The other day a Monarch butterfly stopped to rest on the wild grape vine which covers the chain link fence which surrounds my in-ground pool. I think that was the first time I’ve ever seen a butterfly alight on the grapevine, so it got me thinking. Do wild grapes support pollinators?
Wild Grapes support pollinators
Yes! According to my research, wild grape flowers are frequented by native bees and wasps, most notably the small sweat bees. They also are a source of food for songbirds, gamebirds and small and large mammals. I also found they were dioecious, which means they require insect cross-pollination, requiring both male and female plants to be able to produce fruit.
However, grape vines are invasive
Native wild grape species grow in a variety of habitats from dry, sandy soils to rich, moist soils throughout the United States. Using their tendrils for support, they like to climb and intertwine in upright structures, including trees and shrubs. Although they can co-habitat with most trees and shrubs, left uncontrolled, they can deform a tree by shading out new branch growth and breaking branches from the added weight and from girdling. They can be absolutely deadly, if left to overtake a tree canopy. They block out light, reducing the photosynthesis and weakening the tree. They can form a platform in the tree canopy which holds the weight of snow and ice, causing a weakened tree to break or even topple.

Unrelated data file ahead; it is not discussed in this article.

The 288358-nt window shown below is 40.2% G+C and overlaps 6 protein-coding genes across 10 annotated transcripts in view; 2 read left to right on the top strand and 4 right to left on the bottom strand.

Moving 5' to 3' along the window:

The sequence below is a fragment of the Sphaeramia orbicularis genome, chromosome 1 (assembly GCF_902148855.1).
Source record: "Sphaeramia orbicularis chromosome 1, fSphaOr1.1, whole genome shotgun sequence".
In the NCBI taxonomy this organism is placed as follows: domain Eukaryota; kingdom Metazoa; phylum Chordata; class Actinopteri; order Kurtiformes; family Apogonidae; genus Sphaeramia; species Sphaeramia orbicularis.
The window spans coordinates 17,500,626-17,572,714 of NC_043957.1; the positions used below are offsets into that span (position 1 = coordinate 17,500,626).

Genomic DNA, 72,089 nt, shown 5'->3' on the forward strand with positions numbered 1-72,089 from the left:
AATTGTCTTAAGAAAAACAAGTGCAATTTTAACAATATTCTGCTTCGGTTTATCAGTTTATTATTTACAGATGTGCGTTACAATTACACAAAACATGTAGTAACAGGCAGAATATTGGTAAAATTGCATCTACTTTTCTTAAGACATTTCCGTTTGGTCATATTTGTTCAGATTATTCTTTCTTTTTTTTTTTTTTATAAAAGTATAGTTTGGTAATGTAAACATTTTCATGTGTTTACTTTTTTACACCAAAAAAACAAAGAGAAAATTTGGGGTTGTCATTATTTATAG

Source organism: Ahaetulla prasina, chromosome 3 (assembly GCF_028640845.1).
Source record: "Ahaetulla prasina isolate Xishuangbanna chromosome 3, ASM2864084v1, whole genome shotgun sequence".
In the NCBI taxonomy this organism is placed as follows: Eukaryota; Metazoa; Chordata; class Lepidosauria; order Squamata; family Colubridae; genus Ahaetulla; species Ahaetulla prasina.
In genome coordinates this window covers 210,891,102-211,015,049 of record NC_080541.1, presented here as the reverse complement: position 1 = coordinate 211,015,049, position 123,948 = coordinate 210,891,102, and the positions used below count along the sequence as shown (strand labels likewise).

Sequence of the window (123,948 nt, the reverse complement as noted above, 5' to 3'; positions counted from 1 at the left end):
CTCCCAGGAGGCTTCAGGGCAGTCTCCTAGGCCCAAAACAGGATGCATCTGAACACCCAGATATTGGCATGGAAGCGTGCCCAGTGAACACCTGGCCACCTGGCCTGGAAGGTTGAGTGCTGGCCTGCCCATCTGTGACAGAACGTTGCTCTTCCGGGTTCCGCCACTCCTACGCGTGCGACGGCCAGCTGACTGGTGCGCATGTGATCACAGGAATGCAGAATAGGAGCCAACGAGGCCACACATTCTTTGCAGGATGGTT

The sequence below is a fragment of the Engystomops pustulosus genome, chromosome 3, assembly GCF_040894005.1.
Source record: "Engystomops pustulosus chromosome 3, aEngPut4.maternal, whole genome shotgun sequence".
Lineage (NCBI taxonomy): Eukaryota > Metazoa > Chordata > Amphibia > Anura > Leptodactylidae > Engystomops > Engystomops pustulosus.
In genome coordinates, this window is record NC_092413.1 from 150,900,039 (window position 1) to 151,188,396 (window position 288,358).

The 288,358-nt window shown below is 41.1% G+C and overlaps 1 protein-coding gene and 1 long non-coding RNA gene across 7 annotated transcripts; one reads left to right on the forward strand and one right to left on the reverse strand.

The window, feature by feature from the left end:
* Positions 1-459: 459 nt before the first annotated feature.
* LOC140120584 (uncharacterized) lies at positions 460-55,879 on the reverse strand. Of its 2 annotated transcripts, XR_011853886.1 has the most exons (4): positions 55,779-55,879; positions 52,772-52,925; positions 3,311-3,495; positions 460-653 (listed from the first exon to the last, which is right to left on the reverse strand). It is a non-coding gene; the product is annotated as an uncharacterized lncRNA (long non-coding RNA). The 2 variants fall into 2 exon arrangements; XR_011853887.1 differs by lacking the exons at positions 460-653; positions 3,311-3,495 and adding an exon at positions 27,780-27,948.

Native wild grapes have small almost green flowers, barely visible to the human eye because they lie hidden under fast-growing leaves. In late summer to early fall their dark purplish-black berries appear and are immediately picked off by the birds and mammals. They propagate from seed or sucker from previously cut vine stumps, but they must have full sunlight. They do not thrive in the shade. The seeds spread by birds or mammals remain viable for many years, so given the right conditions, they can appear almost anywhere. Left without control, the vines can reach up to 50 feet (15 meters) and have many vines radiating out from one root ball.
Controlling grape vines
There are several ways to control wild grape vines. I don’t recommend simply cutting them down, because they will grow back more vigorously than before. If you are averse to using herbicide, you can smother the stem end after cutting it from the rest of the vine. Or, you can dig the root out of the ground after having cut the stem at the end. Or you can cut the stem just above the ground and safely and carefully paint the cut end with herbicide. Any of these methods will work for vines growing up into trees and shrubs.
According to the Cooperative Extension, “the easiest way to handle them is to cut them down at the base and IMMEDIATELY treat the freshly cut stump with an herbicide with glyphosate or triclopyr. Do not let the herbicide get on the trunks of your trees (or anything but the vine).” (Cooperative Extension)
When using herbicide, I prefer to cut the vines in the fall and safely and carefully paint the the cut end of the stems. I’ve found for most woody-type stem plants, cutting in fall when they’re starting to go dormant and painting just the cut stem with herbicide is the most effective. Although tempting, cutting and painting during the summer when you first spy the plant, typically results in regrowth and suckering the following year, if not the same year.
So, all in all, I feel we should think of grapes and grape vines as friend in our landscape because they support wildlife. But just like with some friends we all have, we need to take great care with how we let that friendship affect us.